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Who is the “Shipper” When Transporting a Hazardous Material?

Who is the “Shipper” When Transporting a Hazardous Material?

Who is the “Shipper” When Transporting a Hazardous Material?

Despite its frequent use in the Hazardous Materials Regulations (HMR) of the Pipeline and Hazardous Materials Safety Administration (PHMSA) – which itself is one of thirteen administrations and bureaus within the U.S. Department of Transportation (USDOT) – the term “shipper” is not clearly defined in the HMR.  Yet if you offer for shipment a hazardous material (i.e. arrange for a carrier to transport it from your site to its final destination), then your actions characterize you as a shipper and subject you to all the applicable requirements of the HMR.

The purpose of this article is to identify, describe, and clarify the use of the term shipper in the Hazardous Materials Regulations of the USDOT/PHMSA.

In order to codify the long-standing interpretations of the term shipper, USDOT amended the HMR under final rulemaking HM-223A (70 FR 43638, 7.28.05) to add a definition to 49 CFR 171.8  for “person who offers or offeror” that reads:

Person who offers or offeror means:

(1) Any person who does either or both of the following:

(i) Performs, or is responsible for performing, any pre-transportation function required under this subchapter for transportation of the hazardous material in commerce.

(ii) Tenders or makes the hazardous material available to a carrier for transportation in commerce.

(2) A carrier is not an offeror when it performs a function required by this subchapter as a condition of acceptance of a hazardous material for transportation in commerce ( e.g. , reviewing shipping papers, examining packages to ensure that they are in conformance with this subchapter, or preparing shipping documentation for its own use) or when it transfers a hazardous material to another carrier for continued transportation in commerce without performing a pre-transportation function.

This still doesn’t define a shipper.  In this letter of interpretation:  LOI 05-0188, USDOT/PHMSA states, “When the word ‘shipper’ is used, such as in the title of Part 173 – Shippers-General Requirements for Shipments and Packagings that word refers to a person who prepares a shipment for transportation.”  Therefore, a person who performs either of the activities identified in the definition of a Person who offers or offeror (see above) is a shipper for the purposes of the HMR.

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A frequent associate of the shipper in the transportation of a hazardous material is the carrier.  Carrier is clearly defined at §171.8 of the HMR:

Carrier means a person who transports passengers or property in commerce by rail car, aircraft, motor vehicle, or vessel.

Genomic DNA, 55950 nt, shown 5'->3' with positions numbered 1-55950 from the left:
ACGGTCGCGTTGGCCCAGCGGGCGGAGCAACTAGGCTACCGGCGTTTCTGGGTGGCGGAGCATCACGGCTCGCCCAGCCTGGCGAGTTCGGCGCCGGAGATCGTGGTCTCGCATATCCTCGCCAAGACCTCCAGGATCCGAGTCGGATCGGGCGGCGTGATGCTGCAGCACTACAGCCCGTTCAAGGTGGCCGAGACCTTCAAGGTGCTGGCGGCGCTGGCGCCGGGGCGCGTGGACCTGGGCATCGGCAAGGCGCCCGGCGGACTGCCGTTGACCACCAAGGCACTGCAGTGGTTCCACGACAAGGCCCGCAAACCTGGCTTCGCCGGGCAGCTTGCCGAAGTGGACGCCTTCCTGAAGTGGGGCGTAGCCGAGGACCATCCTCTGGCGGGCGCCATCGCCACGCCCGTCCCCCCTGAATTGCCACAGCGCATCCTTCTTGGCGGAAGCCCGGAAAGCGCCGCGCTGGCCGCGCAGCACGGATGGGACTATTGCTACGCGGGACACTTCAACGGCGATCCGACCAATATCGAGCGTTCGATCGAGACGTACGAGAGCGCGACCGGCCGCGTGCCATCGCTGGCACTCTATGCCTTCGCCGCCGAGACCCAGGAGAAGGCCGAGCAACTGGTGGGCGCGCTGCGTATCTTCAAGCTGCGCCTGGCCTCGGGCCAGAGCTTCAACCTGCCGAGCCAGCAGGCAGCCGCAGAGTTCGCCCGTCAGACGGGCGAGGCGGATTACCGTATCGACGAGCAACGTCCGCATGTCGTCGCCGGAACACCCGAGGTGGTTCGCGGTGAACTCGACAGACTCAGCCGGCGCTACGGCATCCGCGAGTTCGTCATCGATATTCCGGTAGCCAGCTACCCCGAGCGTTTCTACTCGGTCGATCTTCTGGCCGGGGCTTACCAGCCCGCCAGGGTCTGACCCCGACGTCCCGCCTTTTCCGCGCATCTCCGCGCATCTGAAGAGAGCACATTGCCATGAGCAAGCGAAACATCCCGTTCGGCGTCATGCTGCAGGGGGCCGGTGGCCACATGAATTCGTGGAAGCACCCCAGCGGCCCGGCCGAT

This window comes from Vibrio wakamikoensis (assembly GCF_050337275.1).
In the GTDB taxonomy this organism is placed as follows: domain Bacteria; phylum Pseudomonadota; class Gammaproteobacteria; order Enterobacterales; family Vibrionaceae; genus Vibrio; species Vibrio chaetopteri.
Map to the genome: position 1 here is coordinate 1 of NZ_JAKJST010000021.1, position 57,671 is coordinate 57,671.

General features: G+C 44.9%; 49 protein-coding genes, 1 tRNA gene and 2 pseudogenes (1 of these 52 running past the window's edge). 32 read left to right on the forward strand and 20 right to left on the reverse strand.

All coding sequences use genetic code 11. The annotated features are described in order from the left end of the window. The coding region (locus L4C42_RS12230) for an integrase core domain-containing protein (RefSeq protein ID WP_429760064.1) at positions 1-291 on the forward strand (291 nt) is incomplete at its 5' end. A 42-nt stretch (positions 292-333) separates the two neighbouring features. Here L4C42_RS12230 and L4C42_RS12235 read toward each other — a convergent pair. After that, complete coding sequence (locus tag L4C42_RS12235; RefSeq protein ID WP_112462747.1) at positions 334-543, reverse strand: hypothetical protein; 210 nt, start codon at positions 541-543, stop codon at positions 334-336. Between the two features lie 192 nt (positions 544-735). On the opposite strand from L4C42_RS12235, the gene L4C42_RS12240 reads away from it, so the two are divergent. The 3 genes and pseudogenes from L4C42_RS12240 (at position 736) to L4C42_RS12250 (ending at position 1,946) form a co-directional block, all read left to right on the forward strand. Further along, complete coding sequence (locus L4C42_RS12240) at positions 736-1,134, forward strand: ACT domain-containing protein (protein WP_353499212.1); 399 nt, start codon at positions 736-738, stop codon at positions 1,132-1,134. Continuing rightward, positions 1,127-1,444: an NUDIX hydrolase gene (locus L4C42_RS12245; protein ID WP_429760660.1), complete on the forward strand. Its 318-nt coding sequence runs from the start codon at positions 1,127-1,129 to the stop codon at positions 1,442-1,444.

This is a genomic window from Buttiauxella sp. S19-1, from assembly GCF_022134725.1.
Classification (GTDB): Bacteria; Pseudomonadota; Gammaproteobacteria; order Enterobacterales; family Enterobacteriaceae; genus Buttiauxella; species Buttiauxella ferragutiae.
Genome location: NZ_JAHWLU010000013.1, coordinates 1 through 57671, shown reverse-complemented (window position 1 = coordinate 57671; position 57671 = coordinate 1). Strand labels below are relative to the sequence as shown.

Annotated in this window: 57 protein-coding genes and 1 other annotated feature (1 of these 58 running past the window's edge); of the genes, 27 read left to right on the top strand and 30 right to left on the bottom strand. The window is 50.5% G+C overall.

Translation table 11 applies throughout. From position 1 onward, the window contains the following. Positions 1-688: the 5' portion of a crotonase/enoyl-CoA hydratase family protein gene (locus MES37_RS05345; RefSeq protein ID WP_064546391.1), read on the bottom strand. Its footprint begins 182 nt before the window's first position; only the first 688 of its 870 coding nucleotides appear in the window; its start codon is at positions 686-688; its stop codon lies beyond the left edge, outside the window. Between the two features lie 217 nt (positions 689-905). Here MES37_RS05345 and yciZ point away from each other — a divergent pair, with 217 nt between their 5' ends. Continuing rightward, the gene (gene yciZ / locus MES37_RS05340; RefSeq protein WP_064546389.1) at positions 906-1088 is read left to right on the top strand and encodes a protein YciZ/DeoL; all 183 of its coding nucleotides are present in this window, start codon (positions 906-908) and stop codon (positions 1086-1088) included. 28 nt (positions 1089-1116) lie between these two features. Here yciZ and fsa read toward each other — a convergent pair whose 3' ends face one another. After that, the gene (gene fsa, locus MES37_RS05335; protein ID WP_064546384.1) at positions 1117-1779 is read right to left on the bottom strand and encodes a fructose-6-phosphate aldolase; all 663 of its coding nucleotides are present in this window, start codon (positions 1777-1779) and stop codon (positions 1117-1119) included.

The carrier that comes to pick up my HazMat for transportation provides the shipping paper, checks the packages to ensure they’re ready for transport, and performs other functions to get the consignment ready for transport.  That makes them the shipper, right?



USDOT/PHMSA foresaw that a shipper may try to avoid its responsibilities by allowing the carrier to perform functions normally reserved for the shippper.  That is why the definition of a person who offers or offeror states explicitly in the second paragraph that a carrier is not an offeror when it performs the routine functions of a carrier prior to acceptance of the hazardous material for transportation.  However, if a person contracts with a carrier to perform all pre-transportation functions as defined in §171.8, then the carrier would also be the offeror and therefore have all the responsibilities assigned to the offeror/shipper in the HMR (LOI 10-0155).

It is possible that the duties of an offeror are performed by more than one party.  For example a generator of a hazardous waste may contract with a waste hauler to perform some of the pre-transportation functions prior to its off-site transportation.  In this scenario, both the hazardous waste generator and the waste hauler are subject to the regulations as offerors (LOI 01-0024).

Contact me with any questions you may have about the transportation of hazardous materials by air, highway, vessel, or rail

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If you read this far it is likely that in some way you meet the definition of an offeror or the interpretation of a shipper.  If so, then it is also likely you are a HazMat Employer and have HazMat Employees who require HazMat Employee training.  HazMat Employee training – delivered either at your site or via a live webinar – is what I do!Onsite Training in action